California Water Blog –
California is a hot spot for endemic species, those found nowhere else in the world. Among these species are 20 kinds of salmon and trout. That is an astonishing number considering California is also literally a hot-spot in terms of summer temperatures and that these salmonids are cold-water adapted. These 20 endemic are joined by 12 other species with broader distributions, north along the Pacific Coast. In California, native salmon and trout are at the southern end of the range. They survive here because mountains intercept rain and snow in the cooler months of the year and the powerful California Current keeps the ocean and coast cool year-round. The big question is: can California’s diverse salmon and trout continue to persist in the face of a warming climate and declining coldwater resources?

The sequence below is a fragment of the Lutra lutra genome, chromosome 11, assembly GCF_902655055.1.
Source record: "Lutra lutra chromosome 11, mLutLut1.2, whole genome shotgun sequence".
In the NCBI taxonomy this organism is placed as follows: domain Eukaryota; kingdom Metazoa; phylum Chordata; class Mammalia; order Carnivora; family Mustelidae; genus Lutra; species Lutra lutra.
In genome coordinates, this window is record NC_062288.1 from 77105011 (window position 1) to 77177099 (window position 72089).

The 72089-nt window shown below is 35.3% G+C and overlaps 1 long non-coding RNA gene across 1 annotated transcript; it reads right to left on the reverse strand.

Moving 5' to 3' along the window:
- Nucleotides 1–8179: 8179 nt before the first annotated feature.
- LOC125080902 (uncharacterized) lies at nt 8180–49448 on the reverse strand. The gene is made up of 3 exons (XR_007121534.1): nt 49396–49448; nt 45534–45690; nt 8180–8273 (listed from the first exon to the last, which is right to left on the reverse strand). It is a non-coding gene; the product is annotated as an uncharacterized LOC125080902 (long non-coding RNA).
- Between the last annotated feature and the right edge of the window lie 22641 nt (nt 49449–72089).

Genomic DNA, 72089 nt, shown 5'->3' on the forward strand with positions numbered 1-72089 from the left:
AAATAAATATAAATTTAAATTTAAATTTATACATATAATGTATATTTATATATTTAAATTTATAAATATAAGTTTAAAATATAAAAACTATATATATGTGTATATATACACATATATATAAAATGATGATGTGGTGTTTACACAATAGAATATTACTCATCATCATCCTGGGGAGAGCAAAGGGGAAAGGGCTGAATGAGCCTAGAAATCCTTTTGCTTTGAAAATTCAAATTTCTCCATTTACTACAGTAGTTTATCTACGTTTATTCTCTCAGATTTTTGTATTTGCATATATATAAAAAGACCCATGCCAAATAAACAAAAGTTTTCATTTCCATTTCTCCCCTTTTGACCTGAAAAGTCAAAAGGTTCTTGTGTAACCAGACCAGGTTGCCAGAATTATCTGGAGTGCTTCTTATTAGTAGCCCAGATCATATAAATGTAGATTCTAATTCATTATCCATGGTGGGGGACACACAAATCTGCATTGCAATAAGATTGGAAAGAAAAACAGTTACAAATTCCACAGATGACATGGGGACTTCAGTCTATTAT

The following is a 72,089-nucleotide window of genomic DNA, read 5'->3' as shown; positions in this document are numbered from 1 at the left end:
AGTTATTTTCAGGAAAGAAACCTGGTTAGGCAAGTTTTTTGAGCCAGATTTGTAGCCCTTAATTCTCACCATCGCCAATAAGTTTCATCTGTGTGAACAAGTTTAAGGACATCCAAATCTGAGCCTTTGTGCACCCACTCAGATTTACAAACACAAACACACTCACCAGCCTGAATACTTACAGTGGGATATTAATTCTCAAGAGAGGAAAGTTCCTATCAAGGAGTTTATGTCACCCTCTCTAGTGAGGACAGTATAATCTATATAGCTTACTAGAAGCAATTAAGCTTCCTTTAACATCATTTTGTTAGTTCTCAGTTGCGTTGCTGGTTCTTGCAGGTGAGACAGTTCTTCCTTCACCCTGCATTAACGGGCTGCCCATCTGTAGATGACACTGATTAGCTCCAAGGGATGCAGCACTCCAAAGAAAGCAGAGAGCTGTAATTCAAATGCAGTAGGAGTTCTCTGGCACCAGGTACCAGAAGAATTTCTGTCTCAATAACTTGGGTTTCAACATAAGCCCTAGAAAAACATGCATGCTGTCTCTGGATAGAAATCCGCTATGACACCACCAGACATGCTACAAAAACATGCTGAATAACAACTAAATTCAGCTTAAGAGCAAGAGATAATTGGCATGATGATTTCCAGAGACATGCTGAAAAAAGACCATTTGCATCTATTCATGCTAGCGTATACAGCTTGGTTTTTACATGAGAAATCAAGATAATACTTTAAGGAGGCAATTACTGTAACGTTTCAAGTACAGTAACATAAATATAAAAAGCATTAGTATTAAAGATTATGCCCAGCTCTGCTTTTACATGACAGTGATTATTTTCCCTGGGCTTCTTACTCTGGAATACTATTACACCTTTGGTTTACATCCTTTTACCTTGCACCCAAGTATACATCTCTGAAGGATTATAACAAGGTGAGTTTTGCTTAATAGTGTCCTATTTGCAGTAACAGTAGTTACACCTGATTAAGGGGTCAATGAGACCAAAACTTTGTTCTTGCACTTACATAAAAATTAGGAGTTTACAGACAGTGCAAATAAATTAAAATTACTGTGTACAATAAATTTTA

We think the answer to this question is yes. But first, the bad news. A new report issued by the Center for Watershed Sciences and California Trout has found that nearly 75% of the state’s salmon and trout (salmonids) could be extinct within the next 100 years. Nearly 45% could meet the same fate in just 50 years if present trends continue. The good news is that the report shows that most of these fishes can continue to persist if appropriate actions are taken.
The report, State of the Salmonids II: Fish in Hot Water, was officially released on May 16th. Originally conceived as an update on a report published in 2008, this report contains new information on how to maintain resilient populations. The report explores three important questions: 1) what is the status of all California salmonids, both individually and collectively, 2) what are the major factors responsible for their present status, and 3) how can California’s salmonids be saved from extinction? To answer these questions, we conducted a thorough literature review and interviewed more than 70 species experts from fishery management agencies over a 14-month period. Based on this research and interviews, the authors generated a full scientific account for each species. Each account was then peer reviewed by at least one, and often two or more, species experts.